Today, the Majlis re-opens after a summer recess. Topping the agenda is a response to new American sanctions targeting Iran’s ballistic missile program and the Islamic Revolutionary Guard Corps.
The sanctions have been widely decried by both hardliners and moderates, who claim that they violate the 2015 nuclear deal. Foreign Minister Javad Zarif has promised to pursue legal action against Washington, and Deputy Foreign Minister Abbas Araghchi signalled that Iran would retaliate by stepping up support for the Revolutionary Guard’s regional activities.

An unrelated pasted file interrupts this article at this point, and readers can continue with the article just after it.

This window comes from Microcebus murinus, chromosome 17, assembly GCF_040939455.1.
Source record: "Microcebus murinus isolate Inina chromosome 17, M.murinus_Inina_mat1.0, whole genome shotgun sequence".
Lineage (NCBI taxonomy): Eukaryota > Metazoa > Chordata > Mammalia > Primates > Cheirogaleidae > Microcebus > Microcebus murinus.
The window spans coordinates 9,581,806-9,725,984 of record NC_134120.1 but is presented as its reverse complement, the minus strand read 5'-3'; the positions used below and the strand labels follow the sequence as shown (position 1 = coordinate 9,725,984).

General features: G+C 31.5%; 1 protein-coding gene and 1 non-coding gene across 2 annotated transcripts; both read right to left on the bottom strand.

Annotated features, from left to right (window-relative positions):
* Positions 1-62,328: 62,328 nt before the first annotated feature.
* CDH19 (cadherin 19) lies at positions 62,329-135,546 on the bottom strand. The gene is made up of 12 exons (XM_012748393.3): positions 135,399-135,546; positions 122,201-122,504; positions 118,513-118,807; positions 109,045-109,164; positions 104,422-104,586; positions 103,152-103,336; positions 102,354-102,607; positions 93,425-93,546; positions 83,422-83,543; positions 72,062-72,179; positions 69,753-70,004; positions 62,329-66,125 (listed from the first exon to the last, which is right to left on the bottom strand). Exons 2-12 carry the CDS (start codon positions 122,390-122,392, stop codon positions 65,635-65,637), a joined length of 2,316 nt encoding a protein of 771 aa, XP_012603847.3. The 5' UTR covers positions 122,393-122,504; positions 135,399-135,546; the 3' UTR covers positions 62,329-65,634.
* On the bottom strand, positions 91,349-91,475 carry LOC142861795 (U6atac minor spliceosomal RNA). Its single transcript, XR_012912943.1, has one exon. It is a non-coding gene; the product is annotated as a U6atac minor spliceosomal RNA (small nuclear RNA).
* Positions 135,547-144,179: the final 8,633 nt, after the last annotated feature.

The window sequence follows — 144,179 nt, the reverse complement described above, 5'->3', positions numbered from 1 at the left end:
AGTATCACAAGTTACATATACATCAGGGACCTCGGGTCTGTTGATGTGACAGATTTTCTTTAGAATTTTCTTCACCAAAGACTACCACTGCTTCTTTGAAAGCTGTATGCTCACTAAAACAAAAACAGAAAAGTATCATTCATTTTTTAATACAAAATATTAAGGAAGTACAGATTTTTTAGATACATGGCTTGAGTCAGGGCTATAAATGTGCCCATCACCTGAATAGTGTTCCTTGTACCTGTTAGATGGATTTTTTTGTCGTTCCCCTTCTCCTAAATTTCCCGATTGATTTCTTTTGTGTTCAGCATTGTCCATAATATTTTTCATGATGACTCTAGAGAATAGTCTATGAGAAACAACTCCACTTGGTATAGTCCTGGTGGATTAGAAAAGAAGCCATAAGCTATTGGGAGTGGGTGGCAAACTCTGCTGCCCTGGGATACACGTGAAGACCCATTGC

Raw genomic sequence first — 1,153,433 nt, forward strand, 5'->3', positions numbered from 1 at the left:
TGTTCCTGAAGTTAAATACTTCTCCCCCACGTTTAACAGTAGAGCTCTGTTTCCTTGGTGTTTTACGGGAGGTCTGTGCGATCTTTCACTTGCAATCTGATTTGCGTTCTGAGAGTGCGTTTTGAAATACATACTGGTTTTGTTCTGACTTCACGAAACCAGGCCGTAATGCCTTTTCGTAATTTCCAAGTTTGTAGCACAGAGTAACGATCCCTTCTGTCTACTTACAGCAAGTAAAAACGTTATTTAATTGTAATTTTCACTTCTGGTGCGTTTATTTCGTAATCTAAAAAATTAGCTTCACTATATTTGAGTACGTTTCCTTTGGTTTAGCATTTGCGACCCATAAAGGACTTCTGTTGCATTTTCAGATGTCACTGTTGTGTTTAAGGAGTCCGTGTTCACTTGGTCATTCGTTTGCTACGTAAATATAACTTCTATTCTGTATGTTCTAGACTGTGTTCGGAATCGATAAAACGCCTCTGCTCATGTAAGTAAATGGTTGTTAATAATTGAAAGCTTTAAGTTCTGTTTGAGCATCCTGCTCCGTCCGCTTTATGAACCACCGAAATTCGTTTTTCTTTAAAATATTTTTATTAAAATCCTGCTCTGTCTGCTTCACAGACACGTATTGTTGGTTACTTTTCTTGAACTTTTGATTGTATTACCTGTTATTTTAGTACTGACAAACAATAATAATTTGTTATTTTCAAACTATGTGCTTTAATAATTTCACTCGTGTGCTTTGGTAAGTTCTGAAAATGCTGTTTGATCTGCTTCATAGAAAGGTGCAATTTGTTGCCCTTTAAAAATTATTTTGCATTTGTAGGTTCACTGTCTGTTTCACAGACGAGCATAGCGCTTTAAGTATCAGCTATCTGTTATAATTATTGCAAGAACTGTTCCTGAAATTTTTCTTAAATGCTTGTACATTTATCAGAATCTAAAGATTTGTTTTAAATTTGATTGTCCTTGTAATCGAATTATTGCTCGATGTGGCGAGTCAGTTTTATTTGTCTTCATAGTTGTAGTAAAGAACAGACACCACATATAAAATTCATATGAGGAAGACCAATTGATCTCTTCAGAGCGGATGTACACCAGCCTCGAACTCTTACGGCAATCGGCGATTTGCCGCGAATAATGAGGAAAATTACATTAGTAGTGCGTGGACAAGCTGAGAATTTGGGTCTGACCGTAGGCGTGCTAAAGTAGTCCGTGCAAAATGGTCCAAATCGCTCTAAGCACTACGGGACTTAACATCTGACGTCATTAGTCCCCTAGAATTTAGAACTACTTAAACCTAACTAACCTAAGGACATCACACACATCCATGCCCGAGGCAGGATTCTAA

President Rouhani must walk a fine line—showing hardliners he is willing to stand up to the US while preserving the nuclear deal, which unfroze $4.2 billion in Iranian assets and boosted exports by $7 billion.
EU foreign affairs chief Federica Mogherini reaffirmed European support for the deal at Rouhani’s inauguration last Saturday; Iranian growth hinges on European business opportunities like joint gas exploration with Total or car production with Renault.
If Iran follows through on its promised retaliation, the regional proxy conflicts in Syria, Yemen, and Lebanon could escalate into an outright confrontation between Iran and the US and its allies.